Officials concerned after farming chemicals were stolen
Anhydrous ammonia is a chemical farmers use to fertilize fields before planting, but if it's in the wrong hands, the chemical can quickly become dangerous.
"If exposed to it, it freezes on contact," farmer and local business owner Ed Fox said. "If it's inhaled, it has immediate lung damage to it. And it is used in the production of meth."
Detectives at the Morgan County Sheriff's Department said ammonia tanks are usually left empty on the Jacksonville Brandt chemical plant. The one night a tank was half-full, thieves acted quickly.
"A hose was connected and commonly they'd use a garden hose to connect to a nurse tank on the valve to open the valve up and put the anhydrous into another container," Detective Jason Robertson said. "So that's what we had - a hose connected to a tank."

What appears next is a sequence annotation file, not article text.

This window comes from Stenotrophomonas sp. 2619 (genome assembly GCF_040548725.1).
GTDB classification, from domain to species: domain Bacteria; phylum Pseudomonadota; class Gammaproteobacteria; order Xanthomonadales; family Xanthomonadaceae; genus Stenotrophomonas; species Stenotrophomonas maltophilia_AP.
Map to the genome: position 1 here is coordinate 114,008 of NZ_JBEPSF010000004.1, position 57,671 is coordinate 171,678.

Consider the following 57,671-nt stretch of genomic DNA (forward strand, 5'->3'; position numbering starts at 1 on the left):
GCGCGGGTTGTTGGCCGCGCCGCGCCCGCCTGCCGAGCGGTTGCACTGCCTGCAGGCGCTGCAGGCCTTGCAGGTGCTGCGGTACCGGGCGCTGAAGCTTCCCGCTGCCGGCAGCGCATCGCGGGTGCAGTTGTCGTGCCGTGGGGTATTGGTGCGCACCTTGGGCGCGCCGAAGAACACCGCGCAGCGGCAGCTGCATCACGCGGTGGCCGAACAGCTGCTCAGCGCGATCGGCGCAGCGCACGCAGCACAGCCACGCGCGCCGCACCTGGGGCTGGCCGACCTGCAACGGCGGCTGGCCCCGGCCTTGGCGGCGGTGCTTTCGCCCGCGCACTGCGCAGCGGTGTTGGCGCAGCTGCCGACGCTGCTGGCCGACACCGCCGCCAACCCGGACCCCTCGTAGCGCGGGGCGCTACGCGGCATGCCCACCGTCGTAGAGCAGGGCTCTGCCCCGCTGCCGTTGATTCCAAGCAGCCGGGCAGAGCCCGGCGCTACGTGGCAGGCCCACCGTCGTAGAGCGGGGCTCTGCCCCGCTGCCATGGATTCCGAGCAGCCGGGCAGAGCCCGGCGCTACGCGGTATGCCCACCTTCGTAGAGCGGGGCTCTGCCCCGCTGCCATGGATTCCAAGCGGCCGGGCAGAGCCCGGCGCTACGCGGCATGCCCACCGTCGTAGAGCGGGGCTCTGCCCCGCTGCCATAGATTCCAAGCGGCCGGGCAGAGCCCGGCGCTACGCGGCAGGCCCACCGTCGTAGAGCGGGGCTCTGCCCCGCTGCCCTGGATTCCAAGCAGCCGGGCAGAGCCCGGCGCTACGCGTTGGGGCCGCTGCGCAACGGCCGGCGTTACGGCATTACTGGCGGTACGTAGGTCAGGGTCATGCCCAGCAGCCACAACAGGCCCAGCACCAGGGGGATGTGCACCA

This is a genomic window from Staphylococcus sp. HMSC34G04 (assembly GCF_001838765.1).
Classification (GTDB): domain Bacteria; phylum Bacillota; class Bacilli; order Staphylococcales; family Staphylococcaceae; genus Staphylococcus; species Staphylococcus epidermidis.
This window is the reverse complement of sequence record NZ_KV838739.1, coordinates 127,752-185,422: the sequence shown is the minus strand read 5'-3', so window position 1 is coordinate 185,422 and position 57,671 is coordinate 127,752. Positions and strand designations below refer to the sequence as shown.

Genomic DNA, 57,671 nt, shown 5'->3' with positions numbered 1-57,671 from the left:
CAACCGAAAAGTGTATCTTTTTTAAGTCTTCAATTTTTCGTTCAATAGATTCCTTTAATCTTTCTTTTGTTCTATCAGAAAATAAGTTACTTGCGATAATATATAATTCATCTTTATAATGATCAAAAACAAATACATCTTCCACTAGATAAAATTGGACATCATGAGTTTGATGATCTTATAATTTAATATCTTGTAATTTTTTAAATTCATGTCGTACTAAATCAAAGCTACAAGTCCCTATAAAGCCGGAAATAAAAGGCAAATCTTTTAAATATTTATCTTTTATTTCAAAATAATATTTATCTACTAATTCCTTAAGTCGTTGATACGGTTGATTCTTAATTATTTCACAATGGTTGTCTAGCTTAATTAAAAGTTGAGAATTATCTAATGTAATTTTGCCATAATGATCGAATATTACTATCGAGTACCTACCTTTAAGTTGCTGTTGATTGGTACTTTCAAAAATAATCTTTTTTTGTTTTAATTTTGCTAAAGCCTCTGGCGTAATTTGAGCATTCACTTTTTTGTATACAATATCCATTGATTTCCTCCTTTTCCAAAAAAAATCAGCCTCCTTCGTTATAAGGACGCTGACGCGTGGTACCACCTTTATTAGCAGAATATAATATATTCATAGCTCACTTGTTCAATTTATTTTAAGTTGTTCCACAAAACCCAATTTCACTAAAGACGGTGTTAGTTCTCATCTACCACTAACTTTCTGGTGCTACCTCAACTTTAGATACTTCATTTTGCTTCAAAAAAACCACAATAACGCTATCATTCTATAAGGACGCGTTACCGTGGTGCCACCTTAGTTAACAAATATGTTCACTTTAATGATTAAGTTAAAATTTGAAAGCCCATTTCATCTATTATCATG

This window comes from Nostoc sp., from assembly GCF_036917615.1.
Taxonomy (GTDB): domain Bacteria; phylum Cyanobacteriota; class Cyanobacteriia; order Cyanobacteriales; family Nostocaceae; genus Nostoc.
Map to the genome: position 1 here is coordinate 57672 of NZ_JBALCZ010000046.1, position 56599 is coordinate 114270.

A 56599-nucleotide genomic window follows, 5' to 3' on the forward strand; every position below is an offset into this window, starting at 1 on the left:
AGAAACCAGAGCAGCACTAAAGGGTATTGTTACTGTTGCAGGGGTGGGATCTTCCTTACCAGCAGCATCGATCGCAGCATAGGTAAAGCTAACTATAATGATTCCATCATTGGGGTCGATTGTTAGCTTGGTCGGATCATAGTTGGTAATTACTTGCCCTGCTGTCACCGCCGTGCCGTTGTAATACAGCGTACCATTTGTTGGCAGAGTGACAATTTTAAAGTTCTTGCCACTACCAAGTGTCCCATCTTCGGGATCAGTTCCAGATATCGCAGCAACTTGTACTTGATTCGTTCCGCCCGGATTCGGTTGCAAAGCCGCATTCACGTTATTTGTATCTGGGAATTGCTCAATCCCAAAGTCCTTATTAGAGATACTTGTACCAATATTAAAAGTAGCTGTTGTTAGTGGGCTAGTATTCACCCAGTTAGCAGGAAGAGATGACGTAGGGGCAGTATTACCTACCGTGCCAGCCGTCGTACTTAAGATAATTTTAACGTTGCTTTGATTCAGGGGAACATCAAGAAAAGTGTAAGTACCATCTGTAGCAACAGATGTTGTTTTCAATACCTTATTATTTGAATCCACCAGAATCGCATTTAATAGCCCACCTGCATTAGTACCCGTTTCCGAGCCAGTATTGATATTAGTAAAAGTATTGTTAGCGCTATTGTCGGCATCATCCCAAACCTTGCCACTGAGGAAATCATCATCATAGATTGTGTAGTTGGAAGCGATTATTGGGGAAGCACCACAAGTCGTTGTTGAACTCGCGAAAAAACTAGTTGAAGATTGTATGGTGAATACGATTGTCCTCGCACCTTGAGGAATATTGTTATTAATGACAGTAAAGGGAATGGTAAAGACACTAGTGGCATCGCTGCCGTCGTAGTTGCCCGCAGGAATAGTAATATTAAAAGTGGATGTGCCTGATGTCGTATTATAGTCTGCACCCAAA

Detective said they're always concerned about meth production in the county, but this type of cooking is now somewhat rare.
"It's actually uncommon nowadays for this to happen, at least for us," Detective Robertson said. "The world's moving to ice, so it's a crystallized form of meth, and nine times out of 10 it's imported from another state or country."
Farmers said this is not the time of year farmers typically use this chemical, making them even more concerned over who took the ammonia.
"That is a concern; it makes you wonder if somebody knew that there was a tank that had been left there with some in it because in normal operation this time of year, they don't try to leave something like that on site where people can gain access to it," said Fox. " Yeah, it does cause concern."
If you have any information on the stolen chemical, you are asked to call Morgan County Crime Stoppers at (217) 243-7300.
Other suspicious signs that could indicate meth production include empty propane tanks on a property, especially if they are connected to hoses not hooked up to grills.